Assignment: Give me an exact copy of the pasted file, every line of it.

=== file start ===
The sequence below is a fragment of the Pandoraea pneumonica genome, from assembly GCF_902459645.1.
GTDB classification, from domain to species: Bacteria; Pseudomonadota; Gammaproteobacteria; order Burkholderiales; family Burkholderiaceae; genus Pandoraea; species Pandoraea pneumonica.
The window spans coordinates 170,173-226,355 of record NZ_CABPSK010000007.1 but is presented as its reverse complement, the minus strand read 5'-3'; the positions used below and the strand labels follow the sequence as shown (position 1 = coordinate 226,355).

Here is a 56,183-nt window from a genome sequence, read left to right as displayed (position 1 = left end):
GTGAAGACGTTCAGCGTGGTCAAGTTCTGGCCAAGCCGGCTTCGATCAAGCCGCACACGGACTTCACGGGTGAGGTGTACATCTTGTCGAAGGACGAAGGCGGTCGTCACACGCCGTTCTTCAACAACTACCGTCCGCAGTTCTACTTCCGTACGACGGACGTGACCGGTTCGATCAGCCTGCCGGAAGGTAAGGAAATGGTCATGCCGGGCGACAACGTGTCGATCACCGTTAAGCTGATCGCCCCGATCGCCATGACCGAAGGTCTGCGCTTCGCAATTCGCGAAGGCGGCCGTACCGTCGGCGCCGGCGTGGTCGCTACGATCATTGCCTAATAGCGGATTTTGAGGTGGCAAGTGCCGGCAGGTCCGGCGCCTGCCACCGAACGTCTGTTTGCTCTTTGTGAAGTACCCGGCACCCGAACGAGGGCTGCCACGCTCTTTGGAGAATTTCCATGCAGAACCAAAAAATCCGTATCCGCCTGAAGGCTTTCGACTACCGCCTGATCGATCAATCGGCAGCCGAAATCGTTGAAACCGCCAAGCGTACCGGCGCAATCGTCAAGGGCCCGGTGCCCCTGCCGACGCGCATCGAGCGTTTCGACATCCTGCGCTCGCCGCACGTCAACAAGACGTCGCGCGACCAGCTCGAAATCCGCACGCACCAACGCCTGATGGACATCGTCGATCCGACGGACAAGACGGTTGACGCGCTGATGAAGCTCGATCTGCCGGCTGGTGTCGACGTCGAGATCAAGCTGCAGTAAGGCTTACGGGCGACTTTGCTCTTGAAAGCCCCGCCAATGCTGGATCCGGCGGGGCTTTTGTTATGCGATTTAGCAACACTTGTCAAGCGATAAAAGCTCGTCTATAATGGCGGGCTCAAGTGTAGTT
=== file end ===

The sequence below is a fragment of the Pandoraea pneumonica genome, from assembly GCF_902459645.1.
GTDB classification, from domain to species: Bacteria; Pseudomonadota; Gammaproteobacteria; order Burkholderiales; family Burkholderiaceae; genus Pandoraea; species Pandoraea pneumonica.
The window spans coordinates 170,173-226,355 of record NZ_CABPSK010000007.1 but is presented as its reverse complement, the minus strand read 5'-3'; the positions used below and the strand labels follow the sequence as shown (position 1 = coordinate 226,355).

Here is a 56,183-nt window from a genome sequence, read left to right as displayed (position 1 = left end):
GTGAAGACGTTCAGCGTGGTCAAGTTCTGGCCAAGCCGGCTTCGATCAAGCCGCACACGGACTTCACGGGTGAGGTGTACATCTTGTCGAAGGACGAAGGCGGTCGTCACACGCCGTTCTTCAACAACTACCGTCCGCAGTTCTACTTCCGTACGACGGACGTGACCGGTTCGATCAGCCTGCCGGAAGGTAAGGAAATGGTCATGCCGGGCGACAACGTGTCGATCACCGTTAAGCTGATCGCCCCGATCGCCATGACCGAAGGTCTGCGCTTCGCAATTCGCGAAGGCGGCCGTACCGTCGGCGCCGGCGTGGTCGCTACGATCATTGCCTAATAGCGGATTTTGAGGTGGCAAGTGCCGGCAGGTCCGGCGCCTGCCACCGAACGTCTGTTTGCTCTTTGTGAAGTACCCGGCACCCGAACGAGGGCTGCCACGCTCTTTGGAGAATTTCCATGCAGAACCAAAAAATCCGTATCCGCCTGAAGGCTTTCGACTACCGCCTGATCGATCAATCGGCAGCCGAAATCGTTGAAACCGCCAAGCGTACCGGCGCAATCGTCAAGGGCCCGGTGCCCCTGCCGACGCGCATCGAGCGTTTCGACATCCTGCGCTCGCCGCACGTCAACAAGACGTCGCGCGACCAGCTCGAAATCCGCACGCACCAACGCCTGATGGACATCGTCGATCCGACGGACAAGACGGTTGACGCGCTGATGAAGCTCGATCTGCCGGCTGGTGTCGACGTCGAGATCAAGCTGCAGTAAGGCTTACGGGCGACTTTGCTCTTGAAAGCCCCGCCAATGCTGGATCCGGCGGGGCTTTTGTTATGCGATTTAGCAACACTTGTCAAGCGATAAAAGCTCGTCTATAATGGCGGGCTCAAGTGTAGTT